clock menu more-arrow no yes

Filed under:

Frank Kaminsky was left in the dust by the Hornets, but he is not a finished product

New, comments

Imagining what a year of development could like for the Suns’ new stretch big man.

Charlotte Hornets v Detroit Pistons Photo by Chris Schwegler/NBAE via Getty Images

Frank Kaminsky isn’t a finished product, but the Suns made an investment in the 26-year-old stretch big man with the hope that he would improve during his second contract.

Quickly after the start of free agency, Charlotte renounced their cap hold for Kaminsky, making him an unrestricted free agent and ending their relationship with the player for whom they reportedly turned down an offer of four first-round picks to select on draft night in 2015.

The Suns swooped in shortly after his release to lock Kaminsky in on a deal that will pay him $4.77 million this season. The expectation is he will get plenty of opportunity this year to prove there is more to his game than what he was able to show in Charlotte, as both a backup 4 and 5 in the Suns’ frontcourt.

Many players who have shown more two-way upside were signed to similar contracts this summer, such as Noah Vonleh and Ed Davis. The Suns, though, chose Kaminsky before many of those players were off the board, showing they value the obvious fit he has within their new-look roster.

Last year, Kaminsky served primarily as the Hornets’ backup center, and his efficiency went to another level. For the first time in his career, Kaminsky settled into a pure stretch big man role. Nearly half his shots came from three-point range as he traded inefficient flips and hooks from the post for spot-up threes. As a result, Kaminsky’s true shooting percentage jumped four percentage points to .587, the highest of his career.

To be fair, Charlotte likely noticed this growth as well. Still, they moved on and targeted forward P.J. Washington in the draft, while still having to pay Marvin Williams, Cody Zeller and Bismack Biyombo more than $45 million next year. Kaminsky wasn’t bad as a Hornet, but the next stage of his development will come in Phoenix. (Side note: Giving a guy like Kaminsky a fresh start over an unproven, raw athlete is something the last Suns regime never would have done).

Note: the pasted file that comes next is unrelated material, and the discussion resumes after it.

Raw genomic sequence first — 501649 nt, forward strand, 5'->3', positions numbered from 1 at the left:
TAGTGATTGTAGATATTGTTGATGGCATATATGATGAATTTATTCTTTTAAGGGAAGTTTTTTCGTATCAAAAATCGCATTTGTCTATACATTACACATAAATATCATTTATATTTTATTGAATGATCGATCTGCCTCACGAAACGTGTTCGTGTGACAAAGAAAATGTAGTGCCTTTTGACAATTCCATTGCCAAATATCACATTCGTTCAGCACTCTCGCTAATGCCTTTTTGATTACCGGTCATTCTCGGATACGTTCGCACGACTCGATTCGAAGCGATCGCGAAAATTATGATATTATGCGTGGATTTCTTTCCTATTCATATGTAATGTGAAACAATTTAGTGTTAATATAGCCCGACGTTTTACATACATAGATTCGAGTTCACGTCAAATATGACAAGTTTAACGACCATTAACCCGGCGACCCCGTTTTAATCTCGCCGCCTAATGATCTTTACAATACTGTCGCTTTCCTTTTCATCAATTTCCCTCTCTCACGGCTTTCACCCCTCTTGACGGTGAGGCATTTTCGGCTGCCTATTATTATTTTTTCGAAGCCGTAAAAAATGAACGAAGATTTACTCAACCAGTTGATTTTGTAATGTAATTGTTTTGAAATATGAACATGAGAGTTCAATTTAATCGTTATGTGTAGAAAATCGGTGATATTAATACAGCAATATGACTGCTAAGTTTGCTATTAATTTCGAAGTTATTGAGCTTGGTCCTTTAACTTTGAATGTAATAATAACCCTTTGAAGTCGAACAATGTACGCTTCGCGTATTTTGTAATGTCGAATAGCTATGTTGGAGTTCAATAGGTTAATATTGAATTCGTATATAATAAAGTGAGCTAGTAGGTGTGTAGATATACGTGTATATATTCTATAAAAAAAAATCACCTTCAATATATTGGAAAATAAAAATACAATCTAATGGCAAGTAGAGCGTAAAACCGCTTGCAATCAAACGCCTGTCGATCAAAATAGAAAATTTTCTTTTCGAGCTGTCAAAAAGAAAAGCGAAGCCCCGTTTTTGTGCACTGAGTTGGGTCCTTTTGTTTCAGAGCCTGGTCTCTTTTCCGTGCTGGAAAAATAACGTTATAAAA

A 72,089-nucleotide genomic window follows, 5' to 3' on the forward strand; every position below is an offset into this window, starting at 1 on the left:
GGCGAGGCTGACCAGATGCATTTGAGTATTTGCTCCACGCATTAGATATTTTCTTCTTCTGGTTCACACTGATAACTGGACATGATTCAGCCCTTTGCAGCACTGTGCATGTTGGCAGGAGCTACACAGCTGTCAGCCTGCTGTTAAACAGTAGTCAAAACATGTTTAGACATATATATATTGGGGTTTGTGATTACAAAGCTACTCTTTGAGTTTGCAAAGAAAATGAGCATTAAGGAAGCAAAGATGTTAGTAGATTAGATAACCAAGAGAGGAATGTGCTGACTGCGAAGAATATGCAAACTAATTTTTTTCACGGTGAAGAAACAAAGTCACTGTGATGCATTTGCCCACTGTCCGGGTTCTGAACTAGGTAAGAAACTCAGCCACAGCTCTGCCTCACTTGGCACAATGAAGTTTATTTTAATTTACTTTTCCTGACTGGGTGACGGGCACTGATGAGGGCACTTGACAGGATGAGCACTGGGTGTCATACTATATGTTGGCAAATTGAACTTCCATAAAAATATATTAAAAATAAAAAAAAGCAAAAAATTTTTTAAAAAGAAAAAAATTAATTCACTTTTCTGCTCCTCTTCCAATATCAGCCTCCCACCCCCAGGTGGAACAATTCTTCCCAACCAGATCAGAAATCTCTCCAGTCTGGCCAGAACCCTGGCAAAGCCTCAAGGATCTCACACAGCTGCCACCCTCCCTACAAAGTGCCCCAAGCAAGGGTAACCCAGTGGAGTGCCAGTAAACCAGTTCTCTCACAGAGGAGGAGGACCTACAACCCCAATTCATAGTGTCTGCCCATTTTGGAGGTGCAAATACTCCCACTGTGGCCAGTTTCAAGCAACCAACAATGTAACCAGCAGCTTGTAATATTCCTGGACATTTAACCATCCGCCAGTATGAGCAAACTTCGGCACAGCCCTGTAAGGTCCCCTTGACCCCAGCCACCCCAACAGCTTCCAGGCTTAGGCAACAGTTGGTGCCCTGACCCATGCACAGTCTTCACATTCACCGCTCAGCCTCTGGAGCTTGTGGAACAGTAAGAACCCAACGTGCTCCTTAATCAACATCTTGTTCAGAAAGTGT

The additions of Ricky Rubio, Cameron Johnson and Ty Jerome filled out the Suns roster with solid pick-and-roll players. We didn’t necessarily know how new coach Monty Williams would construct the offense when he was hired, but we can assume it will feature a heavy dose of simple pick-and-roll with shooters spacing the floor.

That’s where Kaminsky comes in, as a capable catch-and-shoot guy on the weak side of a pick-and-roll. As long as he’s open that is. The Wisconsin product is just 1-for-20 over the first four seasons of his career on contested threes, per NBA.com. Defenses know Kaminsky is not the most versatile shooter in the league, so they don’t have to dedicate elite defenders to chase him off screens. One way Kaminsky can make the defense pay for leaving him open is to improve attacking those closeouts.

Last year also marked the greatest efficiency at the rim of Kaminsky’s career at 65 percent, according to Cleaning the Glass. He has decent touch around the basket if he can create space for himself, but he is streaky. Bigger, athletic wings like Rudy Gay and Lance Thomas who can match Kaminsky’s foot speed often force him into contested shots. But as he grew his game out to the perimeter, Kaminsky’s shot creation resulted from straight-line drives rather than post moves.

Those drives are still a work in progress. Developing Kaminsky’s ball-handling will be a key task of the staff in Phoenix as they try to bring more out of him during his physical prime. Opponents who bring help to pressure the ball can force Kaminsky into mistakes. And athletic big men who can match Kaminsky step for step deny the driving lane completely, leaving him in no man’s land having picked up his dribble.

Yet every so often, Kaminsky will bust out a confident series of moves that would convince you he’s a multi-time All-Star. That quiet upside as a scorer has to be something the Suns saw when they evaluated him heading into free agency.